How long does it take to charge a capacitor given constant power?

I know how long it takes to charge a capacitor given constant voltage (that's the first thing everyone learns about capacitors). In my search to answer this question for constant power, I discovered the answer instead for constant current here.

My first thought was $$\Q=CV\$$ and $$\I=C\frac{dv}{dt}\$$ and $$\P=IV\$$. You can combine all these formulae and cancel the two $$\V\$$'s to get $$\Q=\frac P{\frac{dv}{dt}}\$$

It was at this point that I realized I had no idea what the heck this equation was supposed to mean. I get what $$\P\$$ is, but where do I get $$\\frac{dv}{dt}\$$? So I thought "maybe I should have rearranged it differently". Perhaps like this: $$\Q=\frac{CP}{I}\$$

That at least makes sense, because it now depends on the capacitance of the capacitor. But where do I get the current to plug into this equation? I want power to be constant, so voltage and current are going to change.

I understand I could get $$\I\$$ or $$\V\$$if I chose a specific configuration of battery cells in parallel or series. But will that make a difference in the total time it takes to charge the capacitor? (I could use boosters to up the voltage and lower current or vice versa, so it seems the relevant thing is the power, not the specific battery configuration)

motivation:

This question came up because I want to charge a capacitor in a very short period of time, so I need to know how large of a battery I need. I can get the power density of LiPO battery's, multiply by the power will give me the weight of the battery.

This question also seems apt because in "the real world", where ever that is, neither voltage nor current are constant. If a battery supplies "a voltage", but you short it, the voltage between the terminals will drop, because there is some internal resistance, so it's not really supplying that voltage. Similarly, if something supplies "a current" to something like a capacitor, well... the capacitor will act more and more like an open circuit as it charges, until it explodes and literally becomes and open circuit. So while constant current and constant voltage equations are "good enough" for situations when things are almost constant, it will never be accurate when things vary.

• You can arrive at this by letting $P = v(t) i(t)$ (power equation) and $dv(t) /dt = C i(t)$ (capacitor equation), then solving the resulting differential equation -- but you end up doing a lot of math to get to the same solution as you do just using the equation for energy stored in a capacitor. Commented Mar 8 at 21:36
• Unless you have an interesting/less usual constant power charging circuit you will not have much use for this information. To charge at maximum rate you would use the largest current your charge circuit can sustain until your set voltage is achieved. Limiting to a certain power will reduce the charge speed unless you have a power limited source (generator/photovoltaic system). To remain efficient you would probably use a DC/DC switching circuit. Commented Mar 9 at 13:02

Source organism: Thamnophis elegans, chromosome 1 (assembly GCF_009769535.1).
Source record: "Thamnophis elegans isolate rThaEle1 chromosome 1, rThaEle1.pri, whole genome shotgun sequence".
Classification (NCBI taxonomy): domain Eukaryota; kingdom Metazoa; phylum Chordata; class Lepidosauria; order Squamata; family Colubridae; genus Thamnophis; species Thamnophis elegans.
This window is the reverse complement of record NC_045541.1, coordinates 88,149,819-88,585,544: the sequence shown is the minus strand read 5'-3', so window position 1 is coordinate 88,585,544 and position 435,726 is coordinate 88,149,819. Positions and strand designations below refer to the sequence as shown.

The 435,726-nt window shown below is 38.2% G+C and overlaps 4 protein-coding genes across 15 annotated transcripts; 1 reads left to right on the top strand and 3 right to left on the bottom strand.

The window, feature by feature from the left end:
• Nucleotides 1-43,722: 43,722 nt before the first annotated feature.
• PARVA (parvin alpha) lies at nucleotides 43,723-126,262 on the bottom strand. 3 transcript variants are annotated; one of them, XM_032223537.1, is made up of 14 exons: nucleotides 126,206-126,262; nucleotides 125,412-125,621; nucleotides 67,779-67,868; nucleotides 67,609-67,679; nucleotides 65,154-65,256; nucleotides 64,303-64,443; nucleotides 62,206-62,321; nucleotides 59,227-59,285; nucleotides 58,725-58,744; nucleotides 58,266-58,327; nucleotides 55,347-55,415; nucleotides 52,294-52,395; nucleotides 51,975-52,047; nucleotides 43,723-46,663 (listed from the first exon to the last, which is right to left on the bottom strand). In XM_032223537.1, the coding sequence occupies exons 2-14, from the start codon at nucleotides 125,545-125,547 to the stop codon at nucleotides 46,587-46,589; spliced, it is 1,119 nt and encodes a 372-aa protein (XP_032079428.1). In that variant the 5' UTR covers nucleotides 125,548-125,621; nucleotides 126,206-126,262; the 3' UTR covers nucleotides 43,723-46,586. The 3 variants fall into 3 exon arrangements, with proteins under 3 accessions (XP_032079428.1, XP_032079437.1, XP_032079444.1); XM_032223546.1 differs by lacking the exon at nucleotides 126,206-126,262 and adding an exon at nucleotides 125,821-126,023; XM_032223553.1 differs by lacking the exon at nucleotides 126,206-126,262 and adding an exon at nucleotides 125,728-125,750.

• "How long it takes to charge a capacitor given constant voltage" is awfully complex to estimate (it depends on imperfections of the capacitor and constant voltage source), and definitely not "the first thing everyone learns about capacitors", which is more t = ΔU C / I corresponding to constant current I. Commented Mar 10 at 10:03
• @KalleMP, no, I don't have fancy circuitry to maintain max power, but I still found this info incredibly useful as it sets an upper bound, even if I can never actually reach it. I now know that to recharge my capacitor in less than a second, I'd need a battery greater than 50 pounds. That is extremely useful info, even if I can never optimize it to be exactly 50 pounds. Commented Mar 12 at 16:20

This question came up because I want to charge a capacitor in a very short period of time, so I need to know how large of a battery I need.

To charge a capacitor to a certain voltage you need energy and, that energy (work) is: -

$$W = \dfrac{1}{2}\cdot C\cdot V^2$$

So, if you calculated that the energy required by your capacitor is 100 joules then, you could regard this as 100 watts for a duration of 1 second or, 1 watt for a duration of 100 seconds.

But, most importantly, this is the energy taken from the battery. You can assume an energy transfer efficiency of usually more than 90% for small situations and, up to around 99% for very large capacitor charging power supplies (an actual thing).

The time T to charge capacitance C to voltage V (starting from 0V) with constant power P is just

$$\T = \frac{C V^2}{2P}\$$

so the capacitor voltage as a function of time would be:

$$\v(t) = \sqrt{\frac{2Pt}{C}}\$$

So, for example, if we are charging 1000uF with 0.5W, the voltage will rise like this (Wolfram Alpha):

• Mathematica finds also the solution with negative current/voltage ;-) Commented Mar 9 at 16:52

Let the voltage and current of capacitor be $$\v(t)\$$ and $$\i(t)\$$ respectively. The main equations are $$p(t) = v(t)i(t) \ \ \text{and} \ \ i(t)=C\frac{dv(t)}{dt}$$ We are interested in the case that $$\p(t) = K \gt 0\$$. By substitution we have $$K = Cv(t)\frac{dv(t)}{dt} \tag{1}$$Multiplying both sides by $$\dt\$$ and integrating yields $$Kt =C\frac{v^2(t)}{2} + C_0 \tag{2}$$where $$\C_0\$$ is a constant which depends on the initial condition. If we assume $$\v(0)=0\$$ then $$\C_0 = 0\$$. So in this case, the solution for $$\v(t)\$$ is $$v(t) = \pm\sqrt{\frac{2K}{C}t}$$ If you are uncomfortable with multiplying by $$\dt\$$, recall that $$\\frac{d}{dt}(v^2(t)) = 2v(t)\frac{dv(t)}{dt}\$$ and use it in the equation $$\(1)\$$. The result should be same as $$\(2)\$$.